Radical Album: The Caretaker – “Patience (After Sebald)”

It’s a dreary, rainy day: perfect for me to review this hazy thing.

Last time we heard Leyland Kirby, or The Caretaker as he is known by many, he was distorting our minds by placing them into haunted mansions and getting surrounded by dust, ghosts of the bourgeoisie and crackly records. Another account on what the album sounded like was an old, decaying person suffering from Alzheimer’s trying to rekindle their youthful spirit within themselves by playing a favorite record of theirs from childhood, but failing to rekindle the spark. This ultimately leads to them wandering through a fog in their own minds. This was on “An Empty Bliss Beyond this World,” which should have been on my Top 50 albums of 2011, but I forgot about it. I can always make another list.

Anyways, this album, “Patience (After Sebald) is a soundtrack to a film about the dead writer W.G. Sebald, directed by Grant Gee. This doesn’t really feel like a film soundtrack, since it sounds a lot like The Caretaker’s last outing, “Empty Bliss” since it’s loaded with crackles, distortion, lonely piano lines and the feeling of your mind slowly deteriorating. Not to say this thing is a bad thing- your mind isn’t really deteriorating. The album just puts you into a mindset that transports you to another realm.

This album, I’d like to think, takes place in the same universe that the last one left off in. The person listening to the record, trying to rekindle the energy of their youth. This starts off in the same person, but the character is in much worse shape. Their mental state is almost completely gone and the conscious state of the character is left to sift around in the crumbling wreckage of what once was a beautiful mind. Such a sad image, isn’t it? This is a sad album. Not really a sad album, but one you wouldn’t put on at a Superbowl Party. This features all the ambient textures that were included in the last album, but they are more fragmented and spaced apart by white noise and other ominous echoes. It’s an extremely immersive experience that has me gawking at the ability of this dude’s music making abilities.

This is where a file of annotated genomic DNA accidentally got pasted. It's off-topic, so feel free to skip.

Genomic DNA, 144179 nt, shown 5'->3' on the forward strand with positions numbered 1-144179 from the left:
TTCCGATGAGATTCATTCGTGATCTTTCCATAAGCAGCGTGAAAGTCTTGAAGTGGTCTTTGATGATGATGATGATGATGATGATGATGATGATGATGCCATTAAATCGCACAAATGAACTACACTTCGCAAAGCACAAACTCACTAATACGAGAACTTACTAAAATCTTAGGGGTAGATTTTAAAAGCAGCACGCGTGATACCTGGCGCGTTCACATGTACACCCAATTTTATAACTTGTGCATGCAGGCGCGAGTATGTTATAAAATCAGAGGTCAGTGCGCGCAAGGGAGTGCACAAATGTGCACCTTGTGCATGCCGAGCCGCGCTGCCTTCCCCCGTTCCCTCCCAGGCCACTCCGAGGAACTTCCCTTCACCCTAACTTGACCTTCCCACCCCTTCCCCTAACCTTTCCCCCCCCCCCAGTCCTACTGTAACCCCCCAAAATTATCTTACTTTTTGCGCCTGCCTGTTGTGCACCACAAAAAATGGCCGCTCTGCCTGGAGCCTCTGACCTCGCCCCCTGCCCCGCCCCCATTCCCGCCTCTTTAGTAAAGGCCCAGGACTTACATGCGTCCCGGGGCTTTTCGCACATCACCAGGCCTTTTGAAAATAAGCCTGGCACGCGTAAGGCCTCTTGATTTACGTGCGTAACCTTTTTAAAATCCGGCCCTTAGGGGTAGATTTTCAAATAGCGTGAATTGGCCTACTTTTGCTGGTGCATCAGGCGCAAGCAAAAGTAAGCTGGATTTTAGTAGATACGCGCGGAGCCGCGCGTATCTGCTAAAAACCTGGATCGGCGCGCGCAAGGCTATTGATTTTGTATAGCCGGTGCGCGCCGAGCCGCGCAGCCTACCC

The whole album is a dark journey you have to take with this character, shuffling through old memories and having them slowly fade away into oblivion. The last track is up for discussion on what it means, but I have my definite hypothesis on what happens. Also, this is just my interpretation of music. If you have different thoughts about the album or maybe no reaction at all, let me know. Either way, this album is one heck of a trip; placing you in a crumbling landscape of memories. I recommend this definitely.

SCORE: 84/100

REC’D TRACKS: This album is a whole-album listening experience. If you get single songs, the impact will be lessened. But hey, do whatever kids.
“When the Dog Days Were Drawing to an End,” “I Have Become Almost Invisible, to Some Extent like a Dead Man,” “No One Knows What Shadowy Memories Haunt Them to this Day” and “Increasingly Absorbed in His Own World.”

Have a non-deteriorating day!

About Very Warm

Usually cool dude stuff.
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